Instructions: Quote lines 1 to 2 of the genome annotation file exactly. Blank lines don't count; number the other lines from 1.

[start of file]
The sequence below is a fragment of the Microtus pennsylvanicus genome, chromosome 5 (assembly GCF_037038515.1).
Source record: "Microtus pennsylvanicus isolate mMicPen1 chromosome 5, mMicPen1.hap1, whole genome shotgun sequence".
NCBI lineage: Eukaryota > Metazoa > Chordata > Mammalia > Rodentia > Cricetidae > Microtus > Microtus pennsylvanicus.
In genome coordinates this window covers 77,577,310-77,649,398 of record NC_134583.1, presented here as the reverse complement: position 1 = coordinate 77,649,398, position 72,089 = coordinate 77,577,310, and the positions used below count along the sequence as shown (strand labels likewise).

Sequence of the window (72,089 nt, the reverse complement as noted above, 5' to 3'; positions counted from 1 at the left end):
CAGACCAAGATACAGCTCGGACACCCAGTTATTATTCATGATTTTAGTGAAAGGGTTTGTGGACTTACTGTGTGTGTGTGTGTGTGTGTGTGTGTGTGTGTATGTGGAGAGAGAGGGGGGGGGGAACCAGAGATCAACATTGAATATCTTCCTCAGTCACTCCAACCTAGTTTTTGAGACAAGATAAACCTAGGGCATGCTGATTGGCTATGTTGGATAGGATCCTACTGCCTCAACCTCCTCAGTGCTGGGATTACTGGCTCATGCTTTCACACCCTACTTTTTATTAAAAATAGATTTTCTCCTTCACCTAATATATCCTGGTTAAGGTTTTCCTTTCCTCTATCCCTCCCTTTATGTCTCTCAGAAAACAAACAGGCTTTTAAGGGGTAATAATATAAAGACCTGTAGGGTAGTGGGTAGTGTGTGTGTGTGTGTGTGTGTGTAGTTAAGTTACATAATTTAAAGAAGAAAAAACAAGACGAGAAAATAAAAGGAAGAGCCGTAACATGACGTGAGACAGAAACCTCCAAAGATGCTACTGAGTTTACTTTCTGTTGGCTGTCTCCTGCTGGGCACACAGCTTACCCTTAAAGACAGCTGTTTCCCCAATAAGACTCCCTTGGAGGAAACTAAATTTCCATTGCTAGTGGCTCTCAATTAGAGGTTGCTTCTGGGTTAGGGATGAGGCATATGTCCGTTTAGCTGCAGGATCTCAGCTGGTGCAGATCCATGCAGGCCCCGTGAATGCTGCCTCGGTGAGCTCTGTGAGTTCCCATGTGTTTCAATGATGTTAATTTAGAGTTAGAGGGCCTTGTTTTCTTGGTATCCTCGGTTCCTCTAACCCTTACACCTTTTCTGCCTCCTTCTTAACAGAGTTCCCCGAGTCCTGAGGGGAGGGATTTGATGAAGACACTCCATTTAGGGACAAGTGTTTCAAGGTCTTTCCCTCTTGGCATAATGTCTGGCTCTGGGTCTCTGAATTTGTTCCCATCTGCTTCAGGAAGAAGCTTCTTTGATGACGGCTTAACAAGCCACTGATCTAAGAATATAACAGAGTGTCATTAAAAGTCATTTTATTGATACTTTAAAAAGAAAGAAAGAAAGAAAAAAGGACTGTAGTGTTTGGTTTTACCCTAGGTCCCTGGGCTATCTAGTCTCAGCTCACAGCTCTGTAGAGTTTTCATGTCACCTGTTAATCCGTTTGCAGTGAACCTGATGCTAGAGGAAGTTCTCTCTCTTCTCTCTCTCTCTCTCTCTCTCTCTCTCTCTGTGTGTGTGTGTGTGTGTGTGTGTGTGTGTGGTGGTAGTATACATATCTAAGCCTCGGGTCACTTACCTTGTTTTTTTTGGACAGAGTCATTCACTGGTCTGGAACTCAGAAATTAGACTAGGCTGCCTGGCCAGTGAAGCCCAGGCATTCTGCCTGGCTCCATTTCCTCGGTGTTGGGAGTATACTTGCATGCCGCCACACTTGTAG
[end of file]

The sequence below is a fragment of the Microtus pennsylvanicus genome, chromosome 5 (assembly GCF_037038515.1).
Source record: "Microtus pennsylvanicus isolate mMicPen1 chromosome 5, mMicPen1.hap1, whole genome shotgun sequence".